4. #4
    pt Guest

    Default

    Yes. to all of the above, insights.

    The IC brought a Neurologist into my situation when my Doc reported discomfort that I was experiencing involving a wrist - I was DX'd with a case of moderate to severe, Carpal Tunnel.

    Unless it can be related to my work-related injuries; or to an incident that occurred involving an IV during the last surgery; I don't know what will come of it.

    What I 'do' know'.... is that being 'small-boned' runs in our family - Research tells me that being pre-diposed to Carpal Tunnel is 'not' that un-common amongst folks like me/us.

    How this will all pan-out, is anyones guess - Don't underestimate the power of evidenced based, "anything.' In the long-run... it will not serve to help in your 'overall' recovery.

    Either in life; or even in WC...No two people are ever alike.

  5. #5
    pooh Guest

    Default

    Lucy

    In some states there is no time limit on acceptence or denial on claim acceptence for WC by the insurance company. This is where the terminology is some state have "timely acceptence" in their laws some states do not have those terms. Some states do states that they have to be accepted or denied in a certain time period - i.e. 90 days. You really need to know your rights under your state laws under this.

    After you have been denied, normally the only recourse is getting an attorney and battling it out in WC court. This is a long drawn out process normally. In some states it takes about a year or longer to get a denied claim in front of a WC judge to be heard. You can check your state WC laws, most do state that your health insurance has to cover treatment for WC injuries that have been denied. You will be responsible for any co-pays and deductables - and will need to keep track of anything that you spend. (i.e. keep copies of all that the insurance spends, all that you pay, etc for later court appearences) Again however, I would not advize you going this route without an attorney. An attorney can tell you your full rights. And there will be many things that will be involved - i.e. time off work (TTD reimbursement later on), possible loss of job if off longer than the 12 weeks FLMA, calculations later on for getting health insurance reimbursed and you reimbursed should you win your case, etc etc etc.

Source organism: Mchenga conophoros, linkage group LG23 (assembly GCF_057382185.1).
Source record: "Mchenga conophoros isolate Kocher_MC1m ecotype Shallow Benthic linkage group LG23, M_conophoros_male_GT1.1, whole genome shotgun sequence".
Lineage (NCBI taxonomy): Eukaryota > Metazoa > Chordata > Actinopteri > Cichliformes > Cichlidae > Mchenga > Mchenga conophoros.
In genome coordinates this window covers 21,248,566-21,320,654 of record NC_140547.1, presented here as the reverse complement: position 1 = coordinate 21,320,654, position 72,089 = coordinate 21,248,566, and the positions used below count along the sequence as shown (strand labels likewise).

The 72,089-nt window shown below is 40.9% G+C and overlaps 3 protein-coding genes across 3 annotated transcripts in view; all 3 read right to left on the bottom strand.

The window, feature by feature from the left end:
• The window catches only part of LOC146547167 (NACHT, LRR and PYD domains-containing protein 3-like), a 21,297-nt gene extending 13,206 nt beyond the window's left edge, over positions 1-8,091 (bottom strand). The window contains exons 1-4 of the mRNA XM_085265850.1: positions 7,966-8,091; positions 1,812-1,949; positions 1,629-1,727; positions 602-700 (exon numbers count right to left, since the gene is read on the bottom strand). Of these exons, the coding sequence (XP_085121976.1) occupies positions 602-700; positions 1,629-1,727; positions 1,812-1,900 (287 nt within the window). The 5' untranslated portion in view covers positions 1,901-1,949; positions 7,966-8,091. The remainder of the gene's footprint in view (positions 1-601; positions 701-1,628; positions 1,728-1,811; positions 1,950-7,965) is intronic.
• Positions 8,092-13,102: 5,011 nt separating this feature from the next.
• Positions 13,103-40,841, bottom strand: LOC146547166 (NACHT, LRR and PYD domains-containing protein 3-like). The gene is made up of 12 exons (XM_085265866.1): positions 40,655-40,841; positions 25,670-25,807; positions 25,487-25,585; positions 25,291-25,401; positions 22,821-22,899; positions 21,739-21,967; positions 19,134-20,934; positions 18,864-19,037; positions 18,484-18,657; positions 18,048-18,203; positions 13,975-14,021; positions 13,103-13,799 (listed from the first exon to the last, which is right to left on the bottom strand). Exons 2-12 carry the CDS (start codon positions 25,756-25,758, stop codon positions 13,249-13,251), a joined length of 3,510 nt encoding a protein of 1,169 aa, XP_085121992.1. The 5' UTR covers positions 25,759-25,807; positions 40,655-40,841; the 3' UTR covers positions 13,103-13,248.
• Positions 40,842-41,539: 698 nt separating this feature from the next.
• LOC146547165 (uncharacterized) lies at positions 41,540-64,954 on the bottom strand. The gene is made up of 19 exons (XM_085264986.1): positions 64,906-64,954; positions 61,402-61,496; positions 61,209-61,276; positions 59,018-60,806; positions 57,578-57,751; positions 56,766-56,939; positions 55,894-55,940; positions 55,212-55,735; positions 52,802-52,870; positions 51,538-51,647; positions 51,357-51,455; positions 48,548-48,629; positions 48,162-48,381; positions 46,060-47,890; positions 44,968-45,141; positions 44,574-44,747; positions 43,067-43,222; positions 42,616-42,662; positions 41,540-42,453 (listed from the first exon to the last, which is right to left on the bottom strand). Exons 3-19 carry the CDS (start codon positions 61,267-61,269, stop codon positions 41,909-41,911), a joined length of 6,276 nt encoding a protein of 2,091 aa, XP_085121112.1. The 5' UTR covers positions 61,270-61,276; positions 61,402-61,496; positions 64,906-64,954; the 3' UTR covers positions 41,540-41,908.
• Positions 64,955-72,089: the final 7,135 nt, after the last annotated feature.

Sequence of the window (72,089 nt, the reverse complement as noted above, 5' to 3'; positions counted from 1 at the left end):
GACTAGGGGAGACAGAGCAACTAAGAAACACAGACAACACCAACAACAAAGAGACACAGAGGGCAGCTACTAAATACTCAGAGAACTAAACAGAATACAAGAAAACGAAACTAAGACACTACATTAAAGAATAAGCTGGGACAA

I was treated for 18 months prior to denial - so clearly not accepted or denied in a "timely" manner as by state laws. Reason for denial - 1 asthma inhaler used 6 yrs prior to the initial injury. go ahead and laugh - doctors and attorney have been for the past 4 yrs. And I still have no end in sight - meaning I am still fighting. However, my case is quite more complicated than just CTS - i.e. multiple injuries. I kept working and incured more work related injuries because of the initial injury - i.e. repetitive motion injury, cts, and back injury (due to safety violation of line supervisor).